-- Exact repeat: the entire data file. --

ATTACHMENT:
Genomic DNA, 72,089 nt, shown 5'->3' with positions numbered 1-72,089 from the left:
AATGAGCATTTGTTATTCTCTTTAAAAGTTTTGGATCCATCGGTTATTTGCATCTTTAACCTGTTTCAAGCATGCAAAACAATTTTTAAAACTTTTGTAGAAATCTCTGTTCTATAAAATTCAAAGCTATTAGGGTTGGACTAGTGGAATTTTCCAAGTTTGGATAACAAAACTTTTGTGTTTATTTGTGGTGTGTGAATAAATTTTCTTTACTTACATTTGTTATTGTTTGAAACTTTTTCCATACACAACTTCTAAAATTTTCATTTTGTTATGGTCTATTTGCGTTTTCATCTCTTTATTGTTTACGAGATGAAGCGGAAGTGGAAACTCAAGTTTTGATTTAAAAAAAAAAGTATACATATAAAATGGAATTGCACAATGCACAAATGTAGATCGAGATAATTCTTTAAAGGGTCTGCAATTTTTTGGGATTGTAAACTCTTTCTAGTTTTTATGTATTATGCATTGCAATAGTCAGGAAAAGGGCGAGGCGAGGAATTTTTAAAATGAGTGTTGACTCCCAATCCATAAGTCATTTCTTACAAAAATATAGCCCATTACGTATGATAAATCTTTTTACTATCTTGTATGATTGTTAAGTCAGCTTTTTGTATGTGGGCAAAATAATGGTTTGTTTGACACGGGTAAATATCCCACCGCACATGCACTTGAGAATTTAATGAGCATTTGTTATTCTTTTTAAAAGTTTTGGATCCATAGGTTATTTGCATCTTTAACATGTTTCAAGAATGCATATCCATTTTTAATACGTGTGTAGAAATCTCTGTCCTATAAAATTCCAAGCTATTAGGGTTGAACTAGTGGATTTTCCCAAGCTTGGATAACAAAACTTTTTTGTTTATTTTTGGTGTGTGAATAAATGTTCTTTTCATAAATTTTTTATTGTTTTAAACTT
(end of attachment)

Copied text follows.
Genomic DNA, 72,089 nt, shown 5'->3' with positions numbered 1-72,089 from the left:
AATGAGCATTTGTTATTCTCTTTAAAAGTTTTGGATCCATCGGTTATTTGCATCTTTAACCTGTTTCAAGCATGCAAAACAATTTTTAAAACTTTTGTAGAAATCTCTGTTCTATAAAATTCAAAGCTATTAGGGTTGGACTAGTGGAATTTTCCAAGTTTGGATAACAAAACTTTTGTGTTTATTTGTGGTGTGTGAATAAATTTTCTTTACTTACATTTGTTATTGTTTGAAACTTTTTCCATACACAACTTCTAAAATTTTCATTTTGTTATGGTCTATTTGCGTTTTCATCTCTTTATTGTTTACGAGATGAAGCGGAAGTGGAAACTCAAGTTTTGATTTAAAAAAAAAAGTATACATATAAAATGGAATTGCACAATGCACAAATGTAGATCGAGATAATTCTTTAAAGGGTCTGCAATTTTTTGGGATTGTAAACTCTTTCTAGTTTTTATGTATTATGCATTGCAATAGTCAGGAAAAGGGCGAGGCGAGGAATTTTTAAAATGAGTGTTGACTCCCAATCCATAAGTCATTTCTTACAAAAATATAGCCCATTACGTATGATAAATCTTTTTACTATCTTGTATGATTGTTAAGTCAGCTTTTTGTATGTGGGCAAAATAATGGTTTGTTTGACACGGGTAAATATCCCACCGCACATGCACTTGAGAATTTAATGAGCATTTGTTATTCTTTTTAAAAGTTTTGGATCCATAGGTTATTTGCATCTTTAACATGTTTCAAGAATGCATATCCATTTTTAATACGTGTGTAGAAATCTCTGTCCTATAAAATTCCAAGCTATTAGGGTTGAACTAGTGGATTTTCCCAAGCTTGGATAACAAAACTTTTTTGTTTATTTTTGGTGTGTGAATAAATGTTCTTTTCATAAATTTTTTATTGTTTTAAACTT